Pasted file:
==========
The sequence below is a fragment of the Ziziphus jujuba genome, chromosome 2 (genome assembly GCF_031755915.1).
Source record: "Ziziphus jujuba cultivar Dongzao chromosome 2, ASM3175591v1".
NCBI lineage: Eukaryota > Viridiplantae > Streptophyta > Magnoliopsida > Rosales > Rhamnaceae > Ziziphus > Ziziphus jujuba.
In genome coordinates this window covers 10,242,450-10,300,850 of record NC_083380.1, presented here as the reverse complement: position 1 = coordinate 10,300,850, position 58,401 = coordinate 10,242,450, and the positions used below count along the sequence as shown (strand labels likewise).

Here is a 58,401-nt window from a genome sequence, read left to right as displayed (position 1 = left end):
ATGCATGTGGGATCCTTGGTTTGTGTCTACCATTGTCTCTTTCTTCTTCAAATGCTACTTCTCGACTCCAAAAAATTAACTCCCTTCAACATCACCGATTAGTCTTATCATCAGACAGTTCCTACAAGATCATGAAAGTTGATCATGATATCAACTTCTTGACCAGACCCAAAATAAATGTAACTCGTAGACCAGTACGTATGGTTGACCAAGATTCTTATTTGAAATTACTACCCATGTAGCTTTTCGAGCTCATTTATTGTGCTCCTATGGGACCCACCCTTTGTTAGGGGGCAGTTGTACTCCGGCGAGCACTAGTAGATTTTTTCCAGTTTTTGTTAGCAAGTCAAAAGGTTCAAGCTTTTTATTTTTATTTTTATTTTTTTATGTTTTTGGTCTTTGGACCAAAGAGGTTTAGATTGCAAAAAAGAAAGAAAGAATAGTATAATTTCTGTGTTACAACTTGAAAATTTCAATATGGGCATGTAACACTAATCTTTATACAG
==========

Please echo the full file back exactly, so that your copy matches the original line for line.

The sequence below is a fragment of the Ziziphus jujuba genome, chromosome 2 (genome assembly GCF_031755915.1).
Source record: "Ziziphus jujuba cultivar Dongzao chromosome 2, ASM3175591v1".
NCBI lineage: Eukaryota > Viridiplantae > Streptophyta > Magnoliopsida > Rosales > Rhamnaceae > Ziziphus > Ziziphus jujuba.
In genome coordinates this window covers 10,242,450-10,300,850 of record NC_083380.1, presented here as the reverse complement: position 1 = coordinate 10,300,850, position 58,401 = coordinate 10,242,450, and the positions used below count along the sequence as shown (strand labels likewise).

Here is a 58,401-nt window from a genome sequence, read left to right as displayed (position 1 = left end):
ATGCATGTGGGATCCTTGGTTTGTGTCTACCATTGTCTCTTTCTTCTTCAAATGCTACTTCTCGACTCCAAAAAATTAACTCCCTTCAACATCACCGATTAGTCTTATCATCAGACAGTTCCTACAAGATCATGAAAGTTGATCATGATATCAACTTCTTGACCAGACCCAAAATAAATGTAACTCGTAGACCAGTACGTATGGTTGACCAAGATTCTTATTTGAAATTACTACCCATGTAGCTTTTCGAGCTCATTTATTGTGCTCCTATGGGACCCACCCTTTGTTAGGGGGCAGTTGTACTCCGGCGAGCACTAGTAGATTTTTTCCAGTTTTTGTTAGCAAGTCAAAAGGTTCAAGCTTTTTATTTTTATTTTTATTTTTTTATGTTTTTGGTCTTTGGACCAAAGAGGTTTAGATTGCAAAAAAGAAAGAAAGAATAGTATAATTTCTGTGTTACAACTTGAAAATTTCAATATGGGCATGTAACACTAATCTTTATACAG